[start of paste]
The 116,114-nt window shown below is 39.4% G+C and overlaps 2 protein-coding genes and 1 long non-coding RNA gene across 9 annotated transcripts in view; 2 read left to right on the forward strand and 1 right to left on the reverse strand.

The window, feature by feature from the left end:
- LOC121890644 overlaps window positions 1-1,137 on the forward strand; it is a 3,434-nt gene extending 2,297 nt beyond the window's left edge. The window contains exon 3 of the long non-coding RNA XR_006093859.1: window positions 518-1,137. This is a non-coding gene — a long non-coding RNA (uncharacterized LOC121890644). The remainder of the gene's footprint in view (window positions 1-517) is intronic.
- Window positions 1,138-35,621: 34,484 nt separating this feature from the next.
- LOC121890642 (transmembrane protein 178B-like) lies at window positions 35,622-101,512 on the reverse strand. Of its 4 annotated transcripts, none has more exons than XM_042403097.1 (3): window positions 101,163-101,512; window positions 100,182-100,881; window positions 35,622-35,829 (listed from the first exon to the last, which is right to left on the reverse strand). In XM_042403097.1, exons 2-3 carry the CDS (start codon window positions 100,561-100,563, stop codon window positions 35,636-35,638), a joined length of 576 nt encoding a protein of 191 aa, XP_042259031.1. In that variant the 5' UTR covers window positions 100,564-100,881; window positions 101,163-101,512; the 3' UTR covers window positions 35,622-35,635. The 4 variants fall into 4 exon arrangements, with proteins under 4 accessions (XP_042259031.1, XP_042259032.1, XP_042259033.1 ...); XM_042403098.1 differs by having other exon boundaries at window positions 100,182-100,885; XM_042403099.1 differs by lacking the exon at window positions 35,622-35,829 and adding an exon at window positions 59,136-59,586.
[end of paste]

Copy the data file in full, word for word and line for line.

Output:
The 116,114-nt window shown below is 39.4% G+C and overlaps 2 protein-coding genes and 1 long non-coding RNA gene across 9 annotated transcripts in view; 2 read left to right on the forward strand and 1 right to left on the reverse strand.

The window, feature by feature from the left end:
- LOC121890644 overlaps window positions 1-1,137 on the forward strand; it is a 3,434-nt gene extending 2,297 nt beyond the window's left edge. The window contains exon 3 of the long non-coding RNA XR_006093859.1: window positions 518-1,137. This is a non-coding gene — a long non-coding RNA (uncharacterized LOC121890644). The remainder of the gene's footprint in view (window positions 1-517) is intronic.
- Window positions 1,138-35,621: 34,484 nt separating this feature from the next.
- LOC121890642 (transmembrane protein 178B-like) lies at window positions 35,622-101,512 on the reverse strand. Of its 4 annotated transcripts, none has more exons than XM_042403097.1 (3): window positions 101,163-101,512; window positions 100,182-100,881; window positions 35,622-35,829 (listed from the first exon to the last, which is right to left on the reverse strand). In XM_042403097.1, exons 2-3 carry the CDS (start codon window positions 100,561-100,563, stop codon window positions 35,636-35,638), a joined length of 576 nt encoding a protein of 191 aa, XP_042259031.1. In that variant the 5' UTR covers window positions 100,564-100,881; window positions 101,163-101,512; the 3' UTR covers window positions 35,622-35,635. The 4 variants fall into 4 exon arrangements, with proteins under 4 accessions (XP_042259031.1, XP_042259032.1, XP_042259033.1 ...); XM_042403098.1 differs by having other exon boundaries at window positions 100,182-100,885; XM_042403099.1 differs by lacking the exon at window positions 35,622-35,829 and adding an exon at window positions 59,136-59,586.